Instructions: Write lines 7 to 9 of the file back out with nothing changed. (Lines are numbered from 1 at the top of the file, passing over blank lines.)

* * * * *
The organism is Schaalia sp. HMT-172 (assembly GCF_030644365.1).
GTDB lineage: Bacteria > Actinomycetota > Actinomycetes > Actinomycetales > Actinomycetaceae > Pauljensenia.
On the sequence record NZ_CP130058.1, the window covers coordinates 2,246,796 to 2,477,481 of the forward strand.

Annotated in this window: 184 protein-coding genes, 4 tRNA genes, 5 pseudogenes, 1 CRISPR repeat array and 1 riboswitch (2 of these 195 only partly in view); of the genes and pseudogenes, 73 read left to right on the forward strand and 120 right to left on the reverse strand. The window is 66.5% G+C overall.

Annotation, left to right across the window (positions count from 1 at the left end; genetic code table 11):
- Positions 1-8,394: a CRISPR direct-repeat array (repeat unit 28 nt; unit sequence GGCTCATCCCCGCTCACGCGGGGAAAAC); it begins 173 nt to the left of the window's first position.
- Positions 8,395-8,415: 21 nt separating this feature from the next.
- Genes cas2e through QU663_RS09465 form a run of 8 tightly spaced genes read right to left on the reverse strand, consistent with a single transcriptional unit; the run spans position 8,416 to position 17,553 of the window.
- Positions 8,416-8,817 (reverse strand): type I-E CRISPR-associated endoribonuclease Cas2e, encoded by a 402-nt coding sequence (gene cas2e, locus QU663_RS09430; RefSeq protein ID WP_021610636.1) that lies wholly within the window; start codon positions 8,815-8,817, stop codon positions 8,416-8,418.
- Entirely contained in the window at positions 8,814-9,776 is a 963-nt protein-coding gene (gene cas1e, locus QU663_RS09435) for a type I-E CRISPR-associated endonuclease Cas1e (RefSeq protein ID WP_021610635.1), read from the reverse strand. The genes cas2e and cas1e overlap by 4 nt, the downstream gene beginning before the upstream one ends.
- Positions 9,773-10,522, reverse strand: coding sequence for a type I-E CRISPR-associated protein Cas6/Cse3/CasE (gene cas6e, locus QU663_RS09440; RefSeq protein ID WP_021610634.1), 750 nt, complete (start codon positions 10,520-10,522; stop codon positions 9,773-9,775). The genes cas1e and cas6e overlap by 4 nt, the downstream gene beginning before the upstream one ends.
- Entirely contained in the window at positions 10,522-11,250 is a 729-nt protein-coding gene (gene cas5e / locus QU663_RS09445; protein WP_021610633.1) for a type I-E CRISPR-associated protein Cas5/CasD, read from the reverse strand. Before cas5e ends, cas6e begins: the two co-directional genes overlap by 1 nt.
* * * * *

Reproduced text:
- Positions 8,395-8,415: 21 nt separating this feature from the next.
- Genes cas2e through QU663_RS09465 form a run of 8 tightly spaced genes read right to left on the reverse strand, consistent with a single transcriptional unit; the run spans position 8,416 to position 17,553 of the window.
- Positions 8,416-8,817 (reverse strand): type I-E CRISPR-associated endoribonuclease Cas2e, encoded by a 402-nt coding sequence (gene cas2e, locus QU663_RS09430; RefSeq protein ID WP_021610636.1) that lies wholly within the window; start codon positions 8,815-8,817, stop codon positions 8,416-8,418.